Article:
It’s challenging to reach 100 percent effectiveness because some people’s immune systems don’t respond to the vaccine’s effects. This can sometimes happen in older adults whose immune systems aren’t as responsive, or in people who have conditions where their immune system doesn’t work as well. 

Why were we able to find a vaccine for COVID-19 so quickly and get it approved?

It’s a great success story. Researchers were able to leverage a lot of the work that was already happening in the vaccine field, especially the research on mRNA vaccines. That technology had been tested on a bunch of other viruses and researchers were able to quickly shift focus once they had detailed information about the COVID-19 virus.

Finding the vaccine was a monumental effort for many reasons. Researchers were able to recruit thousands of people into large trials. Because COVID-19 was so widespread in communities around the world, they were able to get the sample sizes needed to power the trials and get a true picture of how the vaccine worked. These two factors sped up the process of finding a vaccine.

Why are there so many different types of COVID-19 vaccines in trial?

There are many different vaccines in trial because researchers didn’t know if any of them were going to work. We needed to shoot many bullets at the virus and hope some of them hit. So far, it’s been a remarkable story.

Making vaccines for viruses like this is a tricky business – we don’t even have a vaccine for the common cold virus. The idea was to engage all our vaccine developers and manufacturers, get all of them working on it, and hope that a vaccine might work. That’s the first part of the story.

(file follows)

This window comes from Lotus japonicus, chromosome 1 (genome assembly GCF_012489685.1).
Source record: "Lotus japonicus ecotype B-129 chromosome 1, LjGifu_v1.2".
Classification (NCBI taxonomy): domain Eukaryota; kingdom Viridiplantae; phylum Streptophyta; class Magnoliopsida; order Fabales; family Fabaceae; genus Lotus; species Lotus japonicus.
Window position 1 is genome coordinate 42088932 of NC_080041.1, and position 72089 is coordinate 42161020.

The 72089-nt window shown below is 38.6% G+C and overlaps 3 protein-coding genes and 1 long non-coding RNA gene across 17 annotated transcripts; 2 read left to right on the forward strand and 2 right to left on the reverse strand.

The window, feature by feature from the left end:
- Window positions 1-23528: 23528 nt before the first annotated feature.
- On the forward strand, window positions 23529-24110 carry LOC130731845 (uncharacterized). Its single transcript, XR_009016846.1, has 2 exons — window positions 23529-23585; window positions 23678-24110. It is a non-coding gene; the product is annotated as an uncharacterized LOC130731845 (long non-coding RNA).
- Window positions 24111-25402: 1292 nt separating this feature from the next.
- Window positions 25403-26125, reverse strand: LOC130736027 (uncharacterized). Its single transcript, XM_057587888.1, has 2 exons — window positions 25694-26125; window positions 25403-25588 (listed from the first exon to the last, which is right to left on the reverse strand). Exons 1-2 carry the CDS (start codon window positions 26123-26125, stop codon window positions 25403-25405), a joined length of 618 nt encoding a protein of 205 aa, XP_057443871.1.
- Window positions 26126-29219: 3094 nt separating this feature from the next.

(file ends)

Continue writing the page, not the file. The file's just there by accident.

The second part of the story is that even though we already have several successful vaccines, we still need more. The more vaccines we have available, the better we can leverage manufacturing capacity around the world to make enough vaccines to vaccinate the world’s population. Thanks in part to community support, researchers at The Ottawa Hospital are well-positioned to help with this global effort.

Why are some vaccines kept frozen or cold?

The mRNA in the Pfizer COVID-19 vaccine is fragile and can degrade. Keeping it cold prevents the degradation of the mRNA. Essentially, cold temperatures preserve the vaccine.

What is herd immunity? When would we achieve it?

Herd immunity is what happens when a certain percent of a community becomes immune to a virus and so the spread of the virus declines. When herd immunity is achieved, the whole community is protected from the virus, not just those who are immune.

The most common side effects from a vaccination are usually signs that the vaccine is doing its job. When you feel some soreness, some swelling, some fatigue or a low fever, it means that the vaccine has triggered an immune response, which is exactly what we want it to do.

While experts don’t know what percentage of people would need to get vaccinated to achieve herd immunity to COVID-19 just yet, some estimates suggest it may be around 60 to 70 percent. At this point, the virus would start running into too many people who have been immunized against it, and its ability to spread would slow down and eventually stop. The fastest way to reach herd immunity is through mass vaccinations, which is happening as we speak.

Vaccination

Who gets a COVID-19 vaccine first? How is that decided?